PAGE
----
Why are there fewer women joining Australian startups?
Three Australian startup leaders weigh in on the low numbers of female representation and how we can do better.
According to Monica Wulff, the co-founder of Startup Muster and new venture Curiohh, she has always been incredibly optimistic about women in the startup sector. That is, she was until the results of the 2018 Startup Muster, an annual report that measures the growth and challenges of Australia's startup ecosystem. The 2018 report found that the five-year record of increases of female representation in startup founders had been broken, with female founders now only representing 22.3% of Australian founders. This is compared to 25.4% in 2017 and 23.5% in 2016.
"If we don't have equal representation, especially at that decision-making level, we're gambling with the future economic welfare of this country," Wulff said.
Wulff was addressing a mainly female audience at a breakfast event for International Women's Day at the ACS Technology and Innovation Hub in Barangaroo, Sydney. She was moderating a panel with three women that had bucked the trend and found their way into the startup world.
Do you back yourself?
For Siobhan Hayden, COO of HashChing, the timing was right when she entered her first startup but it still involved weighing up the risks of her decision.
Hayden was initially a board advisor for HashChing before being offered the role as COO. She explained that while she was board advisor, she was required to work two hours a month in exchange for a certain amount of equity.
"I started coming in two days a week, and Mandeep [Sodhi] the founder was trying to politely explain to me it's two hours, not two days," Hayden said.
When she was about to be offered another corporate gig with your "normal heavyweight corporate gig remuneration package", Mandeep offered her the role of COO at HashChing and asked how little the company could pay her.
"I, in my career, have chosen to study quite extensively, two degrees and an MBA. And I've done that because I love business. And when I looked at the metrics of HashChing and the model, I genuinely believed in it," said Hayden. "So it was an opportunity to say, well, do you back yourself?"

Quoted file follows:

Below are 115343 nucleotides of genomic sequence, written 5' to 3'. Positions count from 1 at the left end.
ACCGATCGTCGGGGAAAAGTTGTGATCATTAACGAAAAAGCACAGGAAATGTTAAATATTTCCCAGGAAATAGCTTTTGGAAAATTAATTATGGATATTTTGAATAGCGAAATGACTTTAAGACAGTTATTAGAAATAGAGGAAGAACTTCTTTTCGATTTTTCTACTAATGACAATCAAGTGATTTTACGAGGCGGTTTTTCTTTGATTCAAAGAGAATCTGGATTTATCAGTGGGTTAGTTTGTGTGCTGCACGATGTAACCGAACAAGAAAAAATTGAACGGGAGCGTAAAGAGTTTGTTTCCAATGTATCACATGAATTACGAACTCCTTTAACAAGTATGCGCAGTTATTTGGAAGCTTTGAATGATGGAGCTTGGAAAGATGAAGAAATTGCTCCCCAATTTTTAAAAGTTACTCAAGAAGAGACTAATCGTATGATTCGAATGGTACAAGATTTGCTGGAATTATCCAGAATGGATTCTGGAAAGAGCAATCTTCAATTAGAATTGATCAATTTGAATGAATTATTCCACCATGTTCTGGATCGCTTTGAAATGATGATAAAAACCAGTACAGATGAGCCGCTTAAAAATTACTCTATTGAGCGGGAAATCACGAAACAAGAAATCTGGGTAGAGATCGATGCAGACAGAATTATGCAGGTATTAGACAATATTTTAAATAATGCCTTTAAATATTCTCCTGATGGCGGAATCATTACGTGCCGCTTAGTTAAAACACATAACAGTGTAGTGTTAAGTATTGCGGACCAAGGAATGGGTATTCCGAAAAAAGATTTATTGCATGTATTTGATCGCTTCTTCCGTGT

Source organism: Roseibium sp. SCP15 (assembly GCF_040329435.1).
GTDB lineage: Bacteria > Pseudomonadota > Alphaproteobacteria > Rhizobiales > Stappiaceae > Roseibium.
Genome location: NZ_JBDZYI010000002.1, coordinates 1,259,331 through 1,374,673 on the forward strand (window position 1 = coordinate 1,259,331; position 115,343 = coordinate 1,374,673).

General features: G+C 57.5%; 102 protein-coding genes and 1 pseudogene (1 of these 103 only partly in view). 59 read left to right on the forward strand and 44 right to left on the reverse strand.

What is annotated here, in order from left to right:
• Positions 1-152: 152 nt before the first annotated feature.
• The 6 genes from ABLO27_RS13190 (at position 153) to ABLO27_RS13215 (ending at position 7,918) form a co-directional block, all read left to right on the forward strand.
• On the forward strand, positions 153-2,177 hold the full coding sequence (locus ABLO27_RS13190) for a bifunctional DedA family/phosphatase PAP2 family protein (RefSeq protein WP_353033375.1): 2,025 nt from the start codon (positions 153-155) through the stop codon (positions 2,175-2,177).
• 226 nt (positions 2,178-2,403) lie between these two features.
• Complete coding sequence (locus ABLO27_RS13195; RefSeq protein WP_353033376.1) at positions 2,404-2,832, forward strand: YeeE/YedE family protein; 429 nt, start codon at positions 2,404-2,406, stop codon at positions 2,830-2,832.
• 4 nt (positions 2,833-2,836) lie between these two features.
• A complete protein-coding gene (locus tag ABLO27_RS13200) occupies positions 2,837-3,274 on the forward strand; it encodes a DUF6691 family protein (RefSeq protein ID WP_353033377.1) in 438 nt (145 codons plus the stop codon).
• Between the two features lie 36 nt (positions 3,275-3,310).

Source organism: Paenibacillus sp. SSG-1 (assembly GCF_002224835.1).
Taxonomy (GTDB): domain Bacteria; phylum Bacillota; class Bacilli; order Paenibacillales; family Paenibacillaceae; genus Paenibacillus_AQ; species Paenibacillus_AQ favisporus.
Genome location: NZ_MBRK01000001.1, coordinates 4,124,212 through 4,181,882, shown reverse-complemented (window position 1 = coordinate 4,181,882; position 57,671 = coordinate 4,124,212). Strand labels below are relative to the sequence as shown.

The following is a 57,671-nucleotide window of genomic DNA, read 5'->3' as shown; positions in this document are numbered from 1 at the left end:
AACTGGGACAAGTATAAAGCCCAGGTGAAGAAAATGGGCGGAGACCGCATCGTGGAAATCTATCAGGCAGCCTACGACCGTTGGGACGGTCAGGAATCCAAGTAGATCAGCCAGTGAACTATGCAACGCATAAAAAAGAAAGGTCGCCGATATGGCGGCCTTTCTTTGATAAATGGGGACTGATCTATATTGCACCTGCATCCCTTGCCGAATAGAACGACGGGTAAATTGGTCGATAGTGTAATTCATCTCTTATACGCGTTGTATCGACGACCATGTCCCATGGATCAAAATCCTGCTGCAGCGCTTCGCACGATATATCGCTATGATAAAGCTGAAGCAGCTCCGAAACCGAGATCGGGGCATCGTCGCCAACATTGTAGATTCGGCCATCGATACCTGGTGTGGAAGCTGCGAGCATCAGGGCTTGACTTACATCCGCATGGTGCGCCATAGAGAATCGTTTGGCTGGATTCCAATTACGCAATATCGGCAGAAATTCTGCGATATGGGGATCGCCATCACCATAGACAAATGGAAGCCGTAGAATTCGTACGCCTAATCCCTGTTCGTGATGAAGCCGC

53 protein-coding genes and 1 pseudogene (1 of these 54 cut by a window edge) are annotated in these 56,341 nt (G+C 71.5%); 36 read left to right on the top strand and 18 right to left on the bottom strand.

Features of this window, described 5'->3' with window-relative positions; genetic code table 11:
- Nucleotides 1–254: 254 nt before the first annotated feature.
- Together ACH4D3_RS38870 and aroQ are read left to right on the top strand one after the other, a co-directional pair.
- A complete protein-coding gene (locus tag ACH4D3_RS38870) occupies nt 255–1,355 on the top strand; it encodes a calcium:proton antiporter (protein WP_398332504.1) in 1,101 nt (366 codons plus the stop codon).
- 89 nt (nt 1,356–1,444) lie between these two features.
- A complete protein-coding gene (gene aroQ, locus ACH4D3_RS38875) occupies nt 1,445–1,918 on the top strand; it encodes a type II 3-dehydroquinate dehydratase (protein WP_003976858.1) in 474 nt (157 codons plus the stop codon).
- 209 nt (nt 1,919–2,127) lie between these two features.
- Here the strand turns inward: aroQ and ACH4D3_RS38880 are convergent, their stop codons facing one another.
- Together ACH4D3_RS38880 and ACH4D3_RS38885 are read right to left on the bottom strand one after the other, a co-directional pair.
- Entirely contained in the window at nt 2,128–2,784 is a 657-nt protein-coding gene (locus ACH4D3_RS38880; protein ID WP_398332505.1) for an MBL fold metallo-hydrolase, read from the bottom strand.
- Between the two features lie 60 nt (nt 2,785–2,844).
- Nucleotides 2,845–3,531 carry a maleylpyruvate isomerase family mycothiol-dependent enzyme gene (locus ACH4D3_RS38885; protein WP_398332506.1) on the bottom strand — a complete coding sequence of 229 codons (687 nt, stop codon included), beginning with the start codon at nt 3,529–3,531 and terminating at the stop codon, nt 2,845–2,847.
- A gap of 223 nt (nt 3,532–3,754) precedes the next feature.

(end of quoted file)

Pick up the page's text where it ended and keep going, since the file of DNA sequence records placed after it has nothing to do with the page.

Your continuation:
For Hayden, she believes the biggest inhibitor to having female participation in startups is twofold: the confidence that they know enough to do the job, and that they are in a position to take the job on. She said that while her decision to enter the startup world "was a big risk", she believes that women's risk aversion isn't as big a factor in their participation in startups as it may once have been.
"I think, on balance that trend still exists, but it's getting less because we talked so much about it. I think women are becoming more aware of that as a potential inhibitor."
What have I not done?
None of the panel speakers started their careers in startups. However, perhaps the most unique career start was Alison Reid, VR Solutions Architect at Equal Reality.
Reid started at a Fortune 500 company and then completed a Masters of Fine Arts in Fashion Design. Upon completion of her postgraduate degree, she fell pregnant and made the decision to take time off to raise her son.
"What I found was, it was very difficult to re-enter the market having had this 'gap' in my resume. That is really what accelerated my journey into the startup world," she said.
Reid's company creates virtual reality training experiences that allow people to experience the point of view of other genders, races and abilities to promote diversity.